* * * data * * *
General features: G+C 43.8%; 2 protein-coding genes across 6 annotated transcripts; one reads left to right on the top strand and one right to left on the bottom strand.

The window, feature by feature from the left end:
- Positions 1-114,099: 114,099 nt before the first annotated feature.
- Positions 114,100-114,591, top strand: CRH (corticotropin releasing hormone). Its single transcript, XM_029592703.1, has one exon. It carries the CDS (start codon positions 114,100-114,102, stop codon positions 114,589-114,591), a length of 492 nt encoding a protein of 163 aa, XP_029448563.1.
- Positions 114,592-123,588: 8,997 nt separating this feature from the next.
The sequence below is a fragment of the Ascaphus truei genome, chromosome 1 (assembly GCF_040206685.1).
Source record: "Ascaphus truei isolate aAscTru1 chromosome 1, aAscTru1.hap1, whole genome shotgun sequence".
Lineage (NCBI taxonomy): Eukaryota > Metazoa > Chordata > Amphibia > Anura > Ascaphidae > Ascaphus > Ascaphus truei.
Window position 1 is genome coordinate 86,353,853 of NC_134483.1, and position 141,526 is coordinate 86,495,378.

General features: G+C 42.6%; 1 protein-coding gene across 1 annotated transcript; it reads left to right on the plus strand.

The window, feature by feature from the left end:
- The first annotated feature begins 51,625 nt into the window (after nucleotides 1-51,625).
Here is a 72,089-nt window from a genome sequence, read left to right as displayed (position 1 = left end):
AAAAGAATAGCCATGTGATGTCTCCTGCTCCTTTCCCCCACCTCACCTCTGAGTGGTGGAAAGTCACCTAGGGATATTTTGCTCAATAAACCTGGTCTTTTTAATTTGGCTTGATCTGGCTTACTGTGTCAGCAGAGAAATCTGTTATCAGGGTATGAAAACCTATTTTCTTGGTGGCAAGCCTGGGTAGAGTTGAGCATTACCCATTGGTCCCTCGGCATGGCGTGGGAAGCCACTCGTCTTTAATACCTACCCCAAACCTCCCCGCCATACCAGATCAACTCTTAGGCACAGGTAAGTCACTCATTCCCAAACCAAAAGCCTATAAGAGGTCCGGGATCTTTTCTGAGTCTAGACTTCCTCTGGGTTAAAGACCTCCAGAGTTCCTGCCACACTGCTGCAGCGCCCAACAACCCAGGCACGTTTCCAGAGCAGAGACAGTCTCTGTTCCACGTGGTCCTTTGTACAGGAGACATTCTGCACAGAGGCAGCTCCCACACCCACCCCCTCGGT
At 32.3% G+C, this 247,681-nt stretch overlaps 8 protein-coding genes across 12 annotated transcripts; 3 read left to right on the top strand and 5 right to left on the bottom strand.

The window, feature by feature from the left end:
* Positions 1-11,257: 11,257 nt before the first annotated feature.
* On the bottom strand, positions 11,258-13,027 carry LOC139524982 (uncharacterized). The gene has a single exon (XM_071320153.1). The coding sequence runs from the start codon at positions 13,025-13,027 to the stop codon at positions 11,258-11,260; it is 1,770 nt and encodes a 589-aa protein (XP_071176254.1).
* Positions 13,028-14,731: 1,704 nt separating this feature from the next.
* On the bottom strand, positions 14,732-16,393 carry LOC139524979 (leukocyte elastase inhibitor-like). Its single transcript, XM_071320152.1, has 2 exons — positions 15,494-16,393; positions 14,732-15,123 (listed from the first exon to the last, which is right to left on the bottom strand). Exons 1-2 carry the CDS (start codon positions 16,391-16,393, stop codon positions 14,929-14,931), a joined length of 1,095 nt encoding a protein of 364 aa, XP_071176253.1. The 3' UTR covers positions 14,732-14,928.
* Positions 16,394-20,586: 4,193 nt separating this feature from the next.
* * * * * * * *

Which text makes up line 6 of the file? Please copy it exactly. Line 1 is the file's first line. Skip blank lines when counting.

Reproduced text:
The sequence below is a fragment of the Ascaphus truei genome, chromosome 1 (assembly GCF_040206685.1).